ALBANY—The Paterson administration broke off a deal with Delaware North to develop a large casino at a downstate racetrack after the Buffalo company on Tuesday said it would be unable to meet a March 31 deadline to deliver a $370 million payment to the state for the exclusive rights to build the sprawling gambling hall.
Several hours after Delaware North announced its troubles meeting the deadline, the Paterson administration announced it would be rebidding the entire project. Besides a major setback for Delaware North, the scuttled deal also blows an additional $370 million hole in the already deficit-ridden state budget, which had been counting on the money to help balance the books.
The dilemma marks yet another example of the recession’s squeeze on the credit market, threatening to scuttle a project that only months ago was considered a certainty.
Delaware North executives last month confirmed that the recession was forcing the company to restructure its financing for the casino at Aqueduct, which presents a major expansion for the Buffalo company into the gambling industry. With 4,500 slot machines, the racetrack casino would be the first legal gambling hall in New York City.
“Since our bid was submitted in October 2007, there has been a deterioration of the credit and equity financial markets in this recession economy which has caused Aqueduct Gaming LLC to restructure the timing for its financial offer,” William Bissett, president of Delaware North’s Gaming & Entertainment subsidiary, said in a statement.
With much fanfare by Gov. David A. Paterson, Delaware North last fall won the bidding for the casino deal over two others. Its $370 million, up-front payment to the state was $120 million higher than the next closest bid. But since then, Delaware North has found itself in the same situation as other corporations having to scramble for new financing options.
Industry insiders believed the Paterson administration, recognizing it could not get another $370 million offer for the casino given the current state of the economy, would bow to Delaware North’s offer to delay the payments. But Tuesday night, officials made clear no such deal is in the works.
Errol Cockfield, a Paterson spokesman, said the administration is “disappointed” that the economy prevented the firm from finding financing for the deal. “Nonetheless, the state remains committed to ensuring that Aqueduct is redeveloped. In cooperation with the Legislature, we will commence a new process for selection of the operator for the video lottery terminal facility at Aqueduct Racetrack,” Cockfield said.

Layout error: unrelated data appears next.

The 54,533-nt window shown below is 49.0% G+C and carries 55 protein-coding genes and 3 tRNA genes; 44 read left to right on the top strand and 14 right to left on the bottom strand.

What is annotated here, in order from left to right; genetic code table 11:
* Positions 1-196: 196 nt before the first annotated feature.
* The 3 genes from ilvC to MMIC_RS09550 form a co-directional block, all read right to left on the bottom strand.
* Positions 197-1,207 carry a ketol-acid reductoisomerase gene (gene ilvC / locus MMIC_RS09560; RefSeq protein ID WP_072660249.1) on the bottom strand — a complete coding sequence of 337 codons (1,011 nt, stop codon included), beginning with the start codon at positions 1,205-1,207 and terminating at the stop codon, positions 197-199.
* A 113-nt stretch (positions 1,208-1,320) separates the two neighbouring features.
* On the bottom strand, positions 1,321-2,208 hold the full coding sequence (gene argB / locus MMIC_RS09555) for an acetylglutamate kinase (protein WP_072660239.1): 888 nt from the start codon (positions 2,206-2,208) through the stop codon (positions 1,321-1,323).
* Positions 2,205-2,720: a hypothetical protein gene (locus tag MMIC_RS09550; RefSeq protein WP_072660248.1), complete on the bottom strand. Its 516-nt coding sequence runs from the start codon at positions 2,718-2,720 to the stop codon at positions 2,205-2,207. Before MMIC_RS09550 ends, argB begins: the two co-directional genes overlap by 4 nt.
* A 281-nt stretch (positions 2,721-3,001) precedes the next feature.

Bissett said the company is “very disappointed” the state is unwilling to let it delay the payment. He said the deal was in the state’s best interests “given the condition of the financial markets, our progress in finalizing the memorandum of understanding, our phased development plan approach, and our commitment to stand by our $370 million payment.”
Bissett said the company is still interested in the Aqueduct project, even if it believes a rebid is not necessary.
The state is losing $1 million a day in revenue-sharing payments for every day the Aqueduct casino is not open. Construction was to have started by now, with work taking a year to complete.
Republicans wasted little time blaming Paterson. Senate Minority Leader Dean Skelos called the situation “another example of the governor’s failed leadership.”
He said the “losers” are the taxpayers “who will have to make up for the $370 million in lost revenues” and the $1 million a day in lost casino revenue for the state.” He noted the deal also included new jobs in both Buffalo and Queens.
The casino deal was first authorized shortly after the 2001 World Trade Center attacks as a way to bring the state new gambling revenues.
The Paterson administration, sources say, is concerned about reopening the terms of the deal for fear it could invite litigation by one of the groups that lost the bid last year.
Officials in Albany say Delaware North had also been trying to improve the terms of what it would make from the Aqueduct deal if, as Paterson has proposed, another casino opens at Belmont, another track located a short drive from Aqueduct. Delaware North is concerned the competition would drain money from the Aqueduct casino.